It is telling, as a colleague noted, that Israel was once famous for caricatures like Srulik whereas now it is Bar Refaeli’s face and body that are admired.
Israel is at the cutting edge of the fashion industry, but Israelis still prefer the casual look in these hot climes.
Black and white attire is compulsory for lawyers during court appearances, but otherwise, usually anything goes.
We are miles away from France’s ongoing burkini debate.
Dress codes are so lax, that the two terrorists who carried out the lethal shooting attack at Tel Aviv’s Sarona Market in June were partly identified by the fact they wore suits and looked so out of place. It’s rather pathetic that they had so little idea of whom they were setting out to kill that they couldn’t dress to blend in.
I admit that clothing needs to be appropriate to place and occasion. A meal in a restaurant is not the same as a beach party. A job interview is not a night out with friends. I find the fashion for deliberately ripped jeans funny in the funny-peculiar sense, worse than the deliberately faded jeans of my long-since faded youth.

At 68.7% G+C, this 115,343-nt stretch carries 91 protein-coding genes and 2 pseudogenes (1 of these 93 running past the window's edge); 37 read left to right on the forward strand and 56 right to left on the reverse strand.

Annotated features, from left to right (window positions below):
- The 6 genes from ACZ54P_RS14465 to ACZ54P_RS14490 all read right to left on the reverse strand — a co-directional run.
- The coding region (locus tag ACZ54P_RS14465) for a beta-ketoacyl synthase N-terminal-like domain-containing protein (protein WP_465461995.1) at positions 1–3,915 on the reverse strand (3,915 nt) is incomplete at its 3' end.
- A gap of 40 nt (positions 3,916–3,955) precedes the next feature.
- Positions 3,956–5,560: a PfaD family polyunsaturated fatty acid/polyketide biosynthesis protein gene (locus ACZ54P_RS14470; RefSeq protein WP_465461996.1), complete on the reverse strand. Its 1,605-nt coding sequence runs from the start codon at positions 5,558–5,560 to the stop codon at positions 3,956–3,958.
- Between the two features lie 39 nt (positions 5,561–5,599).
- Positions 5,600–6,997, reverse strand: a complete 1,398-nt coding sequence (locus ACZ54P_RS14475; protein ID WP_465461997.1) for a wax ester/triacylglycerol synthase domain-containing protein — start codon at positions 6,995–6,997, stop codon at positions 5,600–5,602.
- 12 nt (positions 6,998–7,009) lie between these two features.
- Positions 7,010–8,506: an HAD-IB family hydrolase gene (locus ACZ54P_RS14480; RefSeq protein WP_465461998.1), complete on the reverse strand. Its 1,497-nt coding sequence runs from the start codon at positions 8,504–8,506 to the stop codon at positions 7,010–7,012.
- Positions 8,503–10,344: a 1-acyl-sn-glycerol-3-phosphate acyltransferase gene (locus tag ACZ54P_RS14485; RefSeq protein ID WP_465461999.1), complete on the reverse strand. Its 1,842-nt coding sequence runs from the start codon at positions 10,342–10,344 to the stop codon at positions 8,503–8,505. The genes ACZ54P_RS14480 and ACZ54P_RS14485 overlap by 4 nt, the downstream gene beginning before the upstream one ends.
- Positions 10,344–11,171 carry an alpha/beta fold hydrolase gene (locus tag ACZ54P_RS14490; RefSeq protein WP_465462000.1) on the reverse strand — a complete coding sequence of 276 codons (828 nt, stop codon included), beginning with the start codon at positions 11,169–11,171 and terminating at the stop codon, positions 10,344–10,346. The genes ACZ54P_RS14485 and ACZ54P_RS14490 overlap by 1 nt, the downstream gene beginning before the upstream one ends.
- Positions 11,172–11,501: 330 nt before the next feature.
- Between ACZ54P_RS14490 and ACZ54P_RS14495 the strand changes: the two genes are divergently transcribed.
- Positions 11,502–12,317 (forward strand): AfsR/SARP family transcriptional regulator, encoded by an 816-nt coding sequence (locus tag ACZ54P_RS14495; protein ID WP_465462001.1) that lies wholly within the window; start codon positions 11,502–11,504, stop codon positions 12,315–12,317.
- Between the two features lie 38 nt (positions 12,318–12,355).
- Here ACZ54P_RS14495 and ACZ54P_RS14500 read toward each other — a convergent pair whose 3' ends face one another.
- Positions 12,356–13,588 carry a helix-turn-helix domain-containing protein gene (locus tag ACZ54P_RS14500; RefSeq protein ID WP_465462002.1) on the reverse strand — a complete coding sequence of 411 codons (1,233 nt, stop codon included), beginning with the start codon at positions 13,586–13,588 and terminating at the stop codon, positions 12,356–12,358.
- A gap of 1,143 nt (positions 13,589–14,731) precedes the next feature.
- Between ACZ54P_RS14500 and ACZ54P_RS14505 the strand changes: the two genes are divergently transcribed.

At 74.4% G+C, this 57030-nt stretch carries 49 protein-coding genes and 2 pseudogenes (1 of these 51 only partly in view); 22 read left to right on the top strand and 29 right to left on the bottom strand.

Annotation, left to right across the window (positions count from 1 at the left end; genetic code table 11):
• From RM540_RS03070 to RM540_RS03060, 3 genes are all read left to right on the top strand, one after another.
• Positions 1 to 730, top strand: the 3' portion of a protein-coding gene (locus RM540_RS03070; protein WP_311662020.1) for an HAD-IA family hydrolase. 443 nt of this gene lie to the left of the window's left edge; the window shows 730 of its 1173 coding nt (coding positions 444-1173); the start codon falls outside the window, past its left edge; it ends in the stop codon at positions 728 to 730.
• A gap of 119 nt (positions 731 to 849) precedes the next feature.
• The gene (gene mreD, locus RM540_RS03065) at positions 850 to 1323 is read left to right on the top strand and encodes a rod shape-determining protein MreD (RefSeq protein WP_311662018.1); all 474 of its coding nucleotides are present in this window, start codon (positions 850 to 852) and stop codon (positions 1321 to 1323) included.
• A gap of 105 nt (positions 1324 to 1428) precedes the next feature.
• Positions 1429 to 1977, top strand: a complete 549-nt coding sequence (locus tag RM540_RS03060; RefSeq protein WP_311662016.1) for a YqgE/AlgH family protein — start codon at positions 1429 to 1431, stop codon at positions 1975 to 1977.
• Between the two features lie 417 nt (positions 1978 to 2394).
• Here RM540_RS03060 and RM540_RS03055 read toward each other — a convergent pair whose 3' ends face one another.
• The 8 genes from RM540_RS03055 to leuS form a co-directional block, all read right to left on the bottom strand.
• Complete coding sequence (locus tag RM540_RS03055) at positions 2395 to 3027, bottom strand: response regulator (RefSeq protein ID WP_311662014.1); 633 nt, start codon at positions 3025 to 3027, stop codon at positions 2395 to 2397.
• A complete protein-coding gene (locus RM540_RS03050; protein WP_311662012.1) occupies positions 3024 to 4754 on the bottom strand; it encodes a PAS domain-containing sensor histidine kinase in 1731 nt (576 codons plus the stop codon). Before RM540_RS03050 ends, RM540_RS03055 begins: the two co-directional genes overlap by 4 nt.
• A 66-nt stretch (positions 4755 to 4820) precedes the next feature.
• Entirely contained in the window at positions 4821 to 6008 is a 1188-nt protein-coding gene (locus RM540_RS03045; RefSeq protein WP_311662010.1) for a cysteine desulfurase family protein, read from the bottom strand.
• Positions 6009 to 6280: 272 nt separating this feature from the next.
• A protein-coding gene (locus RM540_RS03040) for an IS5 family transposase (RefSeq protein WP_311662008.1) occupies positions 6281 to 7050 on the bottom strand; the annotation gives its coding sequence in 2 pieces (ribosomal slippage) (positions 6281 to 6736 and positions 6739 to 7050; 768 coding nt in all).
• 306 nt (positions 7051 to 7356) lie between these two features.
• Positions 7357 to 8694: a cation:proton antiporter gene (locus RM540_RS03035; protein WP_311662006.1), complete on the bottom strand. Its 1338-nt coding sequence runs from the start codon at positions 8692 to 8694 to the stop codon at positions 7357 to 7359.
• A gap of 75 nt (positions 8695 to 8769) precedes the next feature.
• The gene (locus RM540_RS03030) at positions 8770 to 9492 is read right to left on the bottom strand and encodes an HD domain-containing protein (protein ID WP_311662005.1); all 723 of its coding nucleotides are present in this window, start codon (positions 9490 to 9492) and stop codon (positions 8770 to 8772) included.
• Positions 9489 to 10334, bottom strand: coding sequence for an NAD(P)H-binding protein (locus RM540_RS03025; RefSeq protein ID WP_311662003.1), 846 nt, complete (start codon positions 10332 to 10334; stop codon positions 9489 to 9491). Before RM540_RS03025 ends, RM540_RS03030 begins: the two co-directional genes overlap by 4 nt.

But Katz was a cut above that at least. In fact, I’ve been to Israeli weddings where his shirt would not have been out of place.
Of course, in Israel almost everything takes on political or religious overtones. I wondered if Netanyahu’s comment didn’t indicate some political rivalry.
Incidentally, when a proudly secular middle- aged man recently told me “religious women don’t wear red,” I swiftly responded: “This religious woman wears what she wants.”
The dress codes in the Orthodox and ultra-Orthodox world deserve a column in their own right. The length of sleeve or dress for a woman and the size, color and fabric of a religious man’s head covering speak volumes.
Still, the Katz case made me want to shout out to the prime minister: “The emperor has no clothes.”
We’re not all cut out of the same cloth. You can’t suit everyone.
The Talmud says Rabbi Yochanan noted that, “In my own town, my name [is sufficient]; away from home, my dress,” suggesting that clothes make a man where he is not otherwise known.
In Pirkei Avot (The Ethics of the Fathers) Shammai says: “Greet every person with a pleasant face.”
I understand that you need something to go with it, but probably the most important thing to wear is a smile.